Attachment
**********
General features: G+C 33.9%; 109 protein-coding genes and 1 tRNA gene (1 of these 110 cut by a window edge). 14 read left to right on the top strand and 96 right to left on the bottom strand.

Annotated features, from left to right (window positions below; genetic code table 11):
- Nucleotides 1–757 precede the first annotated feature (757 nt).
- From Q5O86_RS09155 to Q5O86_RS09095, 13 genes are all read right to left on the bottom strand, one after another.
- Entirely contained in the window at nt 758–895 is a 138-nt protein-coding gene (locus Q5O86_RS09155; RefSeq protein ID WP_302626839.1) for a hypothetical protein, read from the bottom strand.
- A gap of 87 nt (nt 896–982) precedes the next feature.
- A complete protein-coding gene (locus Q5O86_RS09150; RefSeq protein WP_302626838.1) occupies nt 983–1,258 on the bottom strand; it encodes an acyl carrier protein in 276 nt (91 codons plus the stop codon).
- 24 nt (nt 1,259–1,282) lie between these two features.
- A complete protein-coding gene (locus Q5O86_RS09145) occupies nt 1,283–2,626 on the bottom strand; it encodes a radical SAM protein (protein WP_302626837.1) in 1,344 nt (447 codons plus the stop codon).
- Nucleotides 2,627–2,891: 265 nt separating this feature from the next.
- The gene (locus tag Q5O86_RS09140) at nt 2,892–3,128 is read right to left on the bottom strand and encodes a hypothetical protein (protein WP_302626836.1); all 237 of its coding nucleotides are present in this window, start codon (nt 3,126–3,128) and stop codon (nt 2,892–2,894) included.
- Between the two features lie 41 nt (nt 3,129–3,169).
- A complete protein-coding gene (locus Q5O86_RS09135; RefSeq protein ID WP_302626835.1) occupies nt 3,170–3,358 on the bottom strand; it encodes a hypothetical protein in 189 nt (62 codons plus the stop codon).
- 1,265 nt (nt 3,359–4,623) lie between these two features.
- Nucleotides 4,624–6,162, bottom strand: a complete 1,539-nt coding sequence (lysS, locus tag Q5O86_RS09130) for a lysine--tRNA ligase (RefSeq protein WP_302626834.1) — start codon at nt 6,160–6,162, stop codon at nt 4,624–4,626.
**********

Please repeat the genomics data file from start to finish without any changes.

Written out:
General features: G+C 33.9%; 109 protein-coding genes and 1 tRNA gene (1 of these 110 cut by a window edge). 14 read left to right on the top strand and 96 right to left on the bottom strand.

Annotated features, from left to right (window positions below; genetic code table 11):
- Nucleotides 1–757 precede the first annotated feature (757 nt).
- From Q5O86_RS09155 to Q5O86_RS09095, 13 genes are all read right to left on the bottom strand, one after another.
- Entirely contained in the window at nt 758–895 is a 138-nt protein-coding gene (locus Q5O86_RS09155; RefSeq protein ID WP_302626839.1) for a hypothetical protein, read from the bottom strand.
- A gap of 87 nt (nt 896–982) precedes the next feature.
- A complete protein-coding gene (locus Q5O86_RS09150; RefSeq protein WP_302626838.1) occupies nt 983–1,258 on the bottom strand; it encodes an acyl carrier protein in 276 nt (91 codons plus the stop codon).
- 24 nt (nt 1,259–1,282) lie between these two features.
- A complete protein-coding gene (locus Q5O86_RS09145) occupies nt 1,283–2,626 on the bottom strand; it encodes a radical SAM protein (protein WP_302626837.1) in 1,344 nt (447 codons plus the stop codon).
- Nucleotides 2,627–2,891: 265 nt separating this feature from the next.
- The gene (locus tag Q5O86_RS09140) at nt 2,892–3,128 is read right to left on the bottom strand and encodes a hypothetical protein (protein WP_302626836.1); all 237 of its coding nucleotides are present in this window, start codon (nt 3,126–3,128) and stop codon (nt 2,892–2,894) included.
- Between the two features lie 41 nt (nt 3,129–3,169).
- A complete protein-coding gene (locus Q5O86_RS09135; RefSeq protein ID WP_302626835.1) occupies nt 3,170–3,358 on the bottom strand; it encodes a hypothetical protein in 189 nt (62 codons plus the stop codon).
- 1,265 nt (nt 3,359–4,623) lie between these two features.
- Nucleotides 4,624–6,162, bottom strand: a complete 1,539-nt coding sequence (lysS, locus tag Q5O86_RS09130) for a lysine--tRNA ligase (RefSeq protein WP_302626834.1) — start codon at nt 6,160–6,162, stop codon at nt 4,624–4,626.